Earlier this year, a historic cold snap left millions of Texans without heat and electricity. In the face of increasing climatic anomalies and future natural disasters of this scale, Texans need to be well equipped to handle these situations in order to better protect industries, infrastructure and, most importantly, one another.
Today, the Near Surface Observatory (NSO), a scientific group under the Bureau of Economic Geology at The University of Texas at Austin, is helping to do just that.
The NSO group focuses its impact on near-surface environments, or what Director Jeffery Paine dubs “critical life-supporting zones on Earth.”
NSO uses airborne lidar technology to create detailed geological mapping in diverse environments. Lidar (light detection and ranging) is essentially laser imaging from above, and it uses specialized instruments on drones or planes that emit light toward the ground. The instruments then sense when and how the light bounces back to determine precise measurements of distance.
Using airborne lidar, NSO routinely surveys Texas lands and updates the state with important geological evolution data. It is crucial that the state always has access to the latest information and mappings, so it can more accurately predict weather patterns, assess infrastructure development and planning, and monitor ecosystems, such as wetlands and bodies of water, and soils for agriculture.
But perhaps the most crucial function of lidar is to better prepare the state for natural disasters or climate anomalies, which have become more common over the years.
In other words, “NSO instruments provide crucial information on the location, extent, susceptibility and severity of these hazards, which allows governments, businesses and individuals to take steps to mitigate the impact of these hazards,” Paine says.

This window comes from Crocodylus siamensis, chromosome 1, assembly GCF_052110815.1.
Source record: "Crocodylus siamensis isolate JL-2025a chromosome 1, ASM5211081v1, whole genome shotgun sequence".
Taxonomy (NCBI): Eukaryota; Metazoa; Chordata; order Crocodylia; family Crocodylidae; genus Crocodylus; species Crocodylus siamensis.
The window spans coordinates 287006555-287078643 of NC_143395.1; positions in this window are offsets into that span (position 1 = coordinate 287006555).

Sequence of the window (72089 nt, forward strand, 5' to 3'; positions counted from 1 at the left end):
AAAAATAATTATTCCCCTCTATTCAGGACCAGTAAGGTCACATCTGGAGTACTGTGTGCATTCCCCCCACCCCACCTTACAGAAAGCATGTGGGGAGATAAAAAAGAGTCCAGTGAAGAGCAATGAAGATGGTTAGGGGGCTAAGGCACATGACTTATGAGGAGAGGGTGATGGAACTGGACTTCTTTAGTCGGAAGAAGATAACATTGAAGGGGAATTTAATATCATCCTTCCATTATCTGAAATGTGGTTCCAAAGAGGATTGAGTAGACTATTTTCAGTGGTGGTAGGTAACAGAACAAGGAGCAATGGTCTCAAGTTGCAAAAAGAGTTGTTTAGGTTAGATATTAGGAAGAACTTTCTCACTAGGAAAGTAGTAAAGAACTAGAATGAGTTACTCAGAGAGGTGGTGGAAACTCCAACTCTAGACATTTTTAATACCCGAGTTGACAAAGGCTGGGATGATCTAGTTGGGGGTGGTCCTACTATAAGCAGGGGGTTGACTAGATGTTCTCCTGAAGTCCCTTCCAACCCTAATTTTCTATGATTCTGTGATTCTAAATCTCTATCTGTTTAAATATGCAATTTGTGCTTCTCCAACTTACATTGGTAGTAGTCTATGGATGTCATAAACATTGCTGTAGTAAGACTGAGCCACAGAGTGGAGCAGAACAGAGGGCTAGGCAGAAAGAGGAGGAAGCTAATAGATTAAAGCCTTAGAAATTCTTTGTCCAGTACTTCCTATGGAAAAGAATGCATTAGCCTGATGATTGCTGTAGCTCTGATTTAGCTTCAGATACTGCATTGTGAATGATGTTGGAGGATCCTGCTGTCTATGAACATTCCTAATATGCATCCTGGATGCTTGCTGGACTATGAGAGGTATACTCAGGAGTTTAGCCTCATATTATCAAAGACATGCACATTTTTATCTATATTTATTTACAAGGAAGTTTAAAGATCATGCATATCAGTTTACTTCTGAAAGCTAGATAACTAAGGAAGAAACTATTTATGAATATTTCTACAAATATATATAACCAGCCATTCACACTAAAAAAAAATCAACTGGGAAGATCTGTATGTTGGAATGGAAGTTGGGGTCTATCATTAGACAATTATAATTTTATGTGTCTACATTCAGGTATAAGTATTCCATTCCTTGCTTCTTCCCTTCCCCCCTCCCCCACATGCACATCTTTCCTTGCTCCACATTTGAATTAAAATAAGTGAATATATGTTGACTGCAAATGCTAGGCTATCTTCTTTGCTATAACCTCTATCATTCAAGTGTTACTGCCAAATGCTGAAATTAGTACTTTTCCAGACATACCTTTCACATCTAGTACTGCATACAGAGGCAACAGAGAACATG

NSO scientists also use lidar after disasters to provide information about damage and predictions for recovery.
After Hurricane Harvey in 2017, NSO researchers worked around the clock to rapidly acquire lidar data and imagery. The team flew the aircraft during the day and handed the acquired data over for processing that night, making critical information available to emergency responders by the very next day.
This data was used for a variety of purposes, including assessing storm impacts on beach and dune systems, identifying debris and infrastructure wreckage, and even helping establish a recovery baseline.
Ultimately, lidar is a powerful tool with a variety of uses including disaster preparation and relief. NSO’s work provides first responders, governmental agencies and researchers with rapidly accessible and trusted data to make important decisions for Texas.
As for the future, “Many challenges face Texas as its population continues to grow,” Paine says. “Just focusing on the coast, for example, prospects for increasing rates of relative sea-level rise threaten our extensive coastal lands where population and infrastructure is also concentrated, making frequent monitoring of those lands today a necessity.”